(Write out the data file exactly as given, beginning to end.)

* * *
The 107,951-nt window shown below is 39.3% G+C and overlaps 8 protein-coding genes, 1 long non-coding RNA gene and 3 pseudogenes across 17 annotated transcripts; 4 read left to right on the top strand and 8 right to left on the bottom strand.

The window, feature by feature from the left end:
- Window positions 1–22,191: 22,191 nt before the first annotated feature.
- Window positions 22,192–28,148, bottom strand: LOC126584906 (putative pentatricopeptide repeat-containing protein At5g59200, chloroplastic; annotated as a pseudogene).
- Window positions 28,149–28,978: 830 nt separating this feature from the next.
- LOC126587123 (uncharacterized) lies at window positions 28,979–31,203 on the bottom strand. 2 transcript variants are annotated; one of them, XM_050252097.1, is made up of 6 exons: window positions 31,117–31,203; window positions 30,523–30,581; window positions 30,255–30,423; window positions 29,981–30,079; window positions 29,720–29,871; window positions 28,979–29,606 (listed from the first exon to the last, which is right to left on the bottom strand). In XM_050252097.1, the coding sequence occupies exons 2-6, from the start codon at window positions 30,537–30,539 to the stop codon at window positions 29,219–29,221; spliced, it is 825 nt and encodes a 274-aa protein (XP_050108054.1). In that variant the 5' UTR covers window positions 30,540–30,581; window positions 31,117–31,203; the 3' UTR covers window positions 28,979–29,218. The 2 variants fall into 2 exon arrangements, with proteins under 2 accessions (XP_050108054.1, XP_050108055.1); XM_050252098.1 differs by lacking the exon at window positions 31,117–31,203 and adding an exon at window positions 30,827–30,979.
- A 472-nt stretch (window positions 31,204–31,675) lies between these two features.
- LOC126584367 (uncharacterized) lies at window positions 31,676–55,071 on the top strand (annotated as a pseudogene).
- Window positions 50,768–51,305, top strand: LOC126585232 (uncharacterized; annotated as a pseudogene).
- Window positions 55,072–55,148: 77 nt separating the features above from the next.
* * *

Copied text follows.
The 107,951-nt window shown below is 39.3% G+C and overlaps 8 protein-coding genes, 1 long non-coding RNA gene and 3 pseudogenes across 17 annotated transcripts; 4 read left to right on the top strand and 8 right to left on the bottom strand.

The window, feature by feature from the left end:
- Window positions 1–22,191: 22,191 nt before the first annotated feature.
- Window positions 22,192–28,148, bottom strand: LOC126584906 (putative pentatricopeptide repeat-containing protein At5g59200, chloroplastic; annotated as a pseudogene).
- Window positions 28,149–28,978: 830 nt separating this feature from the next.
- LOC126587123 (uncharacterized) lies at window positions 28,979–31,203 on the bottom strand. 2 transcript variants are annotated; one of them, XM_050252097.1, is made up of 6 exons: window positions 31,117–31,203; window positions 30,523–30,581; window positions 30,255–30,423; window positions 29,981–30,079; window positions 29,720–29,871; window positions 28,979–29,606 (listed from the first exon to the last, which is right to left on the bottom strand). In XM_050252097.1, the coding sequence occupies exons 2-6, from the start codon at window positions 30,537–30,539 to the stop codon at window positions 29,219–29,221; spliced, it is 825 nt and encodes a 274-aa protein (XP_050108054.1). In that variant the 5' UTR covers window positions 30,540–30,581; window positions 31,117–31,203; the 3' UTR covers window positions 28,979–29,218. The 2 variants fall into 2 exon arrangements, with proteins under 2 accessions (XP_050108054.1, XP_050108055.1); XM_050252098.1 differs by lacking the exon at window positions 31,117–31,203 and adding an exon at window positions 30,827–30,979.
- A 472-nt stretch (window positions 31,204–31,675) lies between these two features.
- LOC126584367 (uncharacterized) lies at window positions 31,676–55,071 on the top strand (annotated as a pseudogene).
- Window positions 50,768–51,305, top strand: LOC126585232 (uncharacterized; annotated as a pseudogene).
- Window positions 55,072–55,148: 77 nt separating the features above from the next.